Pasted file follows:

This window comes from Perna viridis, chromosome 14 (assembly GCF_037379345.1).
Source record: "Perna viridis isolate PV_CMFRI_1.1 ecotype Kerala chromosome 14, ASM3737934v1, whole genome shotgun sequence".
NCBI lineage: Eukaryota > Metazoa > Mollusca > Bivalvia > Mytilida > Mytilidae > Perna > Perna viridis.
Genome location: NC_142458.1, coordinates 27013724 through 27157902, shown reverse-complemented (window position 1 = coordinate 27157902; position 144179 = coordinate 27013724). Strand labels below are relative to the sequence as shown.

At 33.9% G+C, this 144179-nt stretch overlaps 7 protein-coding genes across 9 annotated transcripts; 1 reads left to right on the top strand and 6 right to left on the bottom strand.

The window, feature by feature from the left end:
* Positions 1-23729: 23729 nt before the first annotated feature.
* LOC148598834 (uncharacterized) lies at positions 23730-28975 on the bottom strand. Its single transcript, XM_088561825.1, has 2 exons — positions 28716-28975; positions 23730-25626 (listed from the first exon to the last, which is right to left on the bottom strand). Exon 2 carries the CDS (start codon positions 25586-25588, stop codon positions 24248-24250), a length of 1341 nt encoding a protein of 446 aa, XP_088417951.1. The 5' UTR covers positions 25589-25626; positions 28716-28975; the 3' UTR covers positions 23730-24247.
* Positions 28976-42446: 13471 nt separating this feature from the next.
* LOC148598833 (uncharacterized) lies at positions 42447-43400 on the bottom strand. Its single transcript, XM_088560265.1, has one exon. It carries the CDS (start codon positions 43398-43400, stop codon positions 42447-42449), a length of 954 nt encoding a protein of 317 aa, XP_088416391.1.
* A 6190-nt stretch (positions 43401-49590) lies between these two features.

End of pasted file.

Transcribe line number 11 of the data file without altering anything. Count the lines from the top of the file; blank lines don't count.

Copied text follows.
* A 6190-nt stretch (positions 43401-49590) lies between these two features.